You could get as complicated as you like – I have in my toolbox a bunch more (Regex validator, range validator, etc.)  Next, we use a validation manager class to do the validations for us, this is what will implement the logic for IDataErrorInfo:


public static class ValidationManager
{
   public static string Validate(string name, object instance)
   {
      if (instance == null)
         throw new ArgumentNullException(“instance”);

      Type type = instance.GetType();
      var errorList = new List<string>();

      if (!string.IsNullOrEmpty(name))
      {
         ValidateProperty(name, instance, errorList);
      }
      else
      {
         foreach (PropertyInfo pi in type.GetProperties(BindingFlags.Public | BindingFlags.Instance))
            ValidateProperty(pi.Name, instance, errorList);
      }

      return string.Join(Environment.NewLine, errorList.ToArray());
    }

    static void ValidateProperty(string name, object instance, ICollection<string> errorList)
    {
       Type type = instance.GetType();
       PropertyInfo pi = type.GetProperty(name, BindingFlags.Public | BindingFlags.Instance);
       if (pi != null)
       {
          object value = pi.GetValue(instance, null);
          foreach (Attribute att in pi.GetCustomAttributes(true))
          {
             var iv = att as IValidator;
             if (iv != null)
             {
                string err = iv.Validate(name, value);
                if (!string.IsNullOrEmpty(err))
                   errorList.Add(err);
             }
          }
       } 
    }
}


It’s pretty simple – it just uses reflection to walk through the properties and look for the IValidator interface on any attributes.  If it finds any, it executes the Validate logic and returns a string indicating the failure(s).


To use the above code, you add the attributes to your business object properties.  For example, here is a simple Person object which uses the two validators for it’s name property:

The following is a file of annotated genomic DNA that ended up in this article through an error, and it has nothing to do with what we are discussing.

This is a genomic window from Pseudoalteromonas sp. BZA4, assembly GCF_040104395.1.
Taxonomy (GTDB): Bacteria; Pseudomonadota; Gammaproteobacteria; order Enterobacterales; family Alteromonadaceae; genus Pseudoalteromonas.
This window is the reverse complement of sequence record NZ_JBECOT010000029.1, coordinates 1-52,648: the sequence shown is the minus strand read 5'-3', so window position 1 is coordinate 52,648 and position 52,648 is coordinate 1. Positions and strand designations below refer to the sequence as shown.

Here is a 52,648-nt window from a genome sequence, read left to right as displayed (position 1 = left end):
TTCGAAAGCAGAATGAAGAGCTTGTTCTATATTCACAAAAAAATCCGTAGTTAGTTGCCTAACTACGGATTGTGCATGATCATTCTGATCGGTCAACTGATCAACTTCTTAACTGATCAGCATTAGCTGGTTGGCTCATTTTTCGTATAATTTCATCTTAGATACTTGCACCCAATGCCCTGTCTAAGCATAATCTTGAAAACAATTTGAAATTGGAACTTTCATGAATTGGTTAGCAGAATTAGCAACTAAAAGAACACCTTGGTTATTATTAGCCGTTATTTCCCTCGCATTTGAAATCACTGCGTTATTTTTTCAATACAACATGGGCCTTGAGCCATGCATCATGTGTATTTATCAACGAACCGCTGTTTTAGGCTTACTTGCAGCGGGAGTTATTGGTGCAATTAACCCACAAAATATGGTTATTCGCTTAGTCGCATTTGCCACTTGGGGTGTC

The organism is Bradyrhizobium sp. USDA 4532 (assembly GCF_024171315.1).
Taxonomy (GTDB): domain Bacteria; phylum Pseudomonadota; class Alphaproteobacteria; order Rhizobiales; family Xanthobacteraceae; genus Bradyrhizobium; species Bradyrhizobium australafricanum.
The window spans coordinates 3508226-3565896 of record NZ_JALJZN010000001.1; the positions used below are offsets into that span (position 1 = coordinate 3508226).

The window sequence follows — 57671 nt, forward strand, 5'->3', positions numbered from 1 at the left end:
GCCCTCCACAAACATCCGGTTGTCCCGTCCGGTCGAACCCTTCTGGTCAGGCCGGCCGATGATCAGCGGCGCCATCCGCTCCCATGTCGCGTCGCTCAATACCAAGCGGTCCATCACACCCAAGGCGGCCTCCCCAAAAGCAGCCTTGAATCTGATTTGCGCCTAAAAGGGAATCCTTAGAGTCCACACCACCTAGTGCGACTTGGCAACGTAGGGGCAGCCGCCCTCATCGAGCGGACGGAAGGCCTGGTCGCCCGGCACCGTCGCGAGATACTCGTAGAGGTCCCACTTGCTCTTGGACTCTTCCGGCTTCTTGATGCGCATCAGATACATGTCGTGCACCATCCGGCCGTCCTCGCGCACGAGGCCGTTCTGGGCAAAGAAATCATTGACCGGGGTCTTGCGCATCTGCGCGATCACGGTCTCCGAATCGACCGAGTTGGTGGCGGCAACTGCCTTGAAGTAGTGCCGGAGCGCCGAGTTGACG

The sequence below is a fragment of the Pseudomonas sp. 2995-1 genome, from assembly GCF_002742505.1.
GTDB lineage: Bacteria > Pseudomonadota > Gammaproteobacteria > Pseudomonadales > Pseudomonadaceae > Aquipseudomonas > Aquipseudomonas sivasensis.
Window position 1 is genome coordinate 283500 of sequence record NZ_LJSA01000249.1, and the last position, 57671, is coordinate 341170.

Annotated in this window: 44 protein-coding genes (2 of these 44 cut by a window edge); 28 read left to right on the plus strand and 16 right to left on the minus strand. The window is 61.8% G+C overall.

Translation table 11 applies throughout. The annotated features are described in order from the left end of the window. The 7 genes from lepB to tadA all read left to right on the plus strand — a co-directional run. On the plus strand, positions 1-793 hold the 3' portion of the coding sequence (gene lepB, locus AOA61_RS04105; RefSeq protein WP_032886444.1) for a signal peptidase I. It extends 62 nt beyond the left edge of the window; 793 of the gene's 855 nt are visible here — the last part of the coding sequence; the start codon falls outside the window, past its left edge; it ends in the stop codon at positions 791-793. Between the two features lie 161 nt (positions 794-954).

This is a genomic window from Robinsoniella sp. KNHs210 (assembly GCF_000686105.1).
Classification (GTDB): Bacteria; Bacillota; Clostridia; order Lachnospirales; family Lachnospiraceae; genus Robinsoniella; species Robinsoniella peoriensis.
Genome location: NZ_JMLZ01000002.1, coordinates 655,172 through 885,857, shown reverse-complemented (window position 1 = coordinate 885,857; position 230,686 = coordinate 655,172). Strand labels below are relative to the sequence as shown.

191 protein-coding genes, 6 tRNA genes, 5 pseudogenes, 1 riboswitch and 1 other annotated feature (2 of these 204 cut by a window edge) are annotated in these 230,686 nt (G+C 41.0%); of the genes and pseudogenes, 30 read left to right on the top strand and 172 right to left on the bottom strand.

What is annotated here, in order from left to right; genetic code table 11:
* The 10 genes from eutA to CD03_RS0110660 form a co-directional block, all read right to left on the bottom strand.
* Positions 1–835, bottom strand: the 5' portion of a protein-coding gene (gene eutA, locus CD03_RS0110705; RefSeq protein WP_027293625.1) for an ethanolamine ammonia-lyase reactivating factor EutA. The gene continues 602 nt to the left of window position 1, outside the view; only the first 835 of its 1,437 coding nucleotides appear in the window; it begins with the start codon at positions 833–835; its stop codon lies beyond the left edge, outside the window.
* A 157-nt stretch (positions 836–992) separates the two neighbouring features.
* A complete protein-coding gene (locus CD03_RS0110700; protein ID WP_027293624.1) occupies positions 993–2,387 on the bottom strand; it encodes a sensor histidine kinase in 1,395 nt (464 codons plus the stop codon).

public class Person : INotifyPropertyChanged, IDataErrorInfo
{
   private string _name;
   [Required]
   [RequiredLength(Minimum=2, Maximum=10)]
   public string Name
   {
      get { return _name; }
      set { _name = value; OnPropertyChanged(“Name”); }
   }
   …
}


Finally, you implement the IDataErrorInfo by utilizing the ValidationManager class.  If you have a base class for your business objects, it could be done directly in the base class and then propogate throughout your heirarchy:


#region IDataErrorInfo Members
string IDataErrorInfo.Error
{
   get { return ValidationManager.Validate(null, this); }
}

string IDataErrorInfo.this[string columnName]
{
   get { return ValidationManager.Validate(columnName, this); }
}
#endregion


That’s it!  Now, you have an extensible validation mechanism which is reusable and easy to apply.  Plus, it makes it much more obvious what the validation rules are for the business object – and code clarity is important in large projects with multiple devs.  Feel free to use the above code in your own projects, if you create any really cool validators, please share!


 


 


 


 

About Mark Smith

Windows systems developer with low-level operating system, threading and .NET experience. For the past several years I have been involved with WPF/Silverlight and most recently iOS and Android.

I have worked as an architect and designer for several companies and am particularly interested in client/server and graphical solutions.

Specialties:.NET, WPF, Silverlight, Windows, iOS